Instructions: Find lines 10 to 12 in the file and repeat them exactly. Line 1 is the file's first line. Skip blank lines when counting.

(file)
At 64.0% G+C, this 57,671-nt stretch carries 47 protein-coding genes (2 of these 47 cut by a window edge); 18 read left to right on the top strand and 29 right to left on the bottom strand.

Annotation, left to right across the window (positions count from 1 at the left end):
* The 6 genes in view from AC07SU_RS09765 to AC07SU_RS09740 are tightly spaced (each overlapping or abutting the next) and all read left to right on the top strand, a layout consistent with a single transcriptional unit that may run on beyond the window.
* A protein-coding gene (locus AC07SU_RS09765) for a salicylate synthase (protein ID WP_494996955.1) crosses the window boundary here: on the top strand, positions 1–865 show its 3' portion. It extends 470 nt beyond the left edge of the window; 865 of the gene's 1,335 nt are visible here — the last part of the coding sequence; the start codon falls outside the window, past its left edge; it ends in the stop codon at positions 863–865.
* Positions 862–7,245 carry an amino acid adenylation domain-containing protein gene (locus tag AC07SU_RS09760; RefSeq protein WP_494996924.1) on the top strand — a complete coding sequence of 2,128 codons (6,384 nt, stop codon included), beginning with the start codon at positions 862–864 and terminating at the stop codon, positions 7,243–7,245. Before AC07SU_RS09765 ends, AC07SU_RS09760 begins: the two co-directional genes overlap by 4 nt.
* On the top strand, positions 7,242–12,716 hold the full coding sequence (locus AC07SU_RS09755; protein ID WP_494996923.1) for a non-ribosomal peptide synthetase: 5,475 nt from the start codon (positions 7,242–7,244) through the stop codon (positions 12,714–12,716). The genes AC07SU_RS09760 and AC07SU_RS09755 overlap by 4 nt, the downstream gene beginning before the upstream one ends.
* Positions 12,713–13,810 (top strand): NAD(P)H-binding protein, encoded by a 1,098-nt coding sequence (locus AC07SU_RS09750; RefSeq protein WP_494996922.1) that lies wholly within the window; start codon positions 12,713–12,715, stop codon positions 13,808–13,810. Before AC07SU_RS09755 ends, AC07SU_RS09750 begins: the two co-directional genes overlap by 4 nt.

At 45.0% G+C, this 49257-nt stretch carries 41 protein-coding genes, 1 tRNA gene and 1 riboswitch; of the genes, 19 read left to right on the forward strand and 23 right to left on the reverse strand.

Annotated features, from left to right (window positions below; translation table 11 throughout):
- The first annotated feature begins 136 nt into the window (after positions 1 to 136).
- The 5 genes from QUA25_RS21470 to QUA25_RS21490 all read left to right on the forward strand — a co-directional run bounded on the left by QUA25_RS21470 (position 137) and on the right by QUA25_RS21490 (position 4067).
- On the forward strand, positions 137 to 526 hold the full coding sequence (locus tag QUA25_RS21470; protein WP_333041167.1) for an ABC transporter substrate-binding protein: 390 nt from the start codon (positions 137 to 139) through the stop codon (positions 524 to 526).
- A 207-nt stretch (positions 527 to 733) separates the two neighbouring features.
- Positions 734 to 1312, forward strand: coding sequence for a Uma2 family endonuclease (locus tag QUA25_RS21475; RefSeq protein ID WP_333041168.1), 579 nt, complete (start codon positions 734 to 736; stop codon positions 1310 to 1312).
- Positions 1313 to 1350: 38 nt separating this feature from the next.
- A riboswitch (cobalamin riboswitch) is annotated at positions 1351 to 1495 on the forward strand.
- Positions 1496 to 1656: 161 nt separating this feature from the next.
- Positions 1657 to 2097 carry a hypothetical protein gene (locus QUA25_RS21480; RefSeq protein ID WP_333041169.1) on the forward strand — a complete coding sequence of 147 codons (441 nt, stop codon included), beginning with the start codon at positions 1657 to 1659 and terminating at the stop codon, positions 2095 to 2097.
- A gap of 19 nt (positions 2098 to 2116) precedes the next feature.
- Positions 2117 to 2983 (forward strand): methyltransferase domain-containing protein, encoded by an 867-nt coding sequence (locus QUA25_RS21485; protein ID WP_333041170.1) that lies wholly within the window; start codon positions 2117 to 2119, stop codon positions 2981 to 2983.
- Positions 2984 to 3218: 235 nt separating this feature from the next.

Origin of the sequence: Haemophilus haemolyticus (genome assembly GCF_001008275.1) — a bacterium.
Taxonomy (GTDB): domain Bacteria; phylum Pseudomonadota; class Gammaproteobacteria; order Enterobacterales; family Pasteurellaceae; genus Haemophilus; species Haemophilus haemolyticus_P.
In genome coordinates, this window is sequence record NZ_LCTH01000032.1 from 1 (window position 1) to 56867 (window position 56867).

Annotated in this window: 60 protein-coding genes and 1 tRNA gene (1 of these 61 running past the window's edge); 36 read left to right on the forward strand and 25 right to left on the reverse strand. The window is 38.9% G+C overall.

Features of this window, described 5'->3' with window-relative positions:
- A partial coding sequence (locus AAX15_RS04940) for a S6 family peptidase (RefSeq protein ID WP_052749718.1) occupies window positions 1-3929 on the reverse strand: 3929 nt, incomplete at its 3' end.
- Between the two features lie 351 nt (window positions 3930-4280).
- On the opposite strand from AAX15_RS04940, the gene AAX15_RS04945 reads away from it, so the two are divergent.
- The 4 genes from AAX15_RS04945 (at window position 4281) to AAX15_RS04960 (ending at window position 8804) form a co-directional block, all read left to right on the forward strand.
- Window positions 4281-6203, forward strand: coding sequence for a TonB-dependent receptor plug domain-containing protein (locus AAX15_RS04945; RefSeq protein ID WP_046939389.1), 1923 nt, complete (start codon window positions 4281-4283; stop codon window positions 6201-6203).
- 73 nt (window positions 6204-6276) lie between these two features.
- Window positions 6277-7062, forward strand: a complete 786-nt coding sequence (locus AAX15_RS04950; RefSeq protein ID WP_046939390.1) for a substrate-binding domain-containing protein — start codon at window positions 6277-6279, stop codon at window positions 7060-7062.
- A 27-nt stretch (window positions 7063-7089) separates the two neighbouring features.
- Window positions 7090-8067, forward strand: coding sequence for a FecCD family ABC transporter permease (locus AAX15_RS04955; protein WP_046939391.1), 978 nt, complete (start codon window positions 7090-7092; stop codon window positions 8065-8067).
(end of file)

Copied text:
- The first annotated feature begins 136 nt into the window (after positions 1 to 136).
- The 5 genes from QUA25_RS21470 to QUA25_RS21490 all read left to right on the forward strand — a co-directional run bounded on the left by QUA25_RS21470 (position 137) and on the right by QUA25_RS21490 (position 4067).
- On the forward strand, positions 137 to 526 hold the full coding sequence (locus tag QUA25_RS21470; protein WP_333041167.1) for an ABC transporter substrate-binding protein: 390 nt from the start codon (positions 137 to 139) through the stop codon (positions 524 to 526).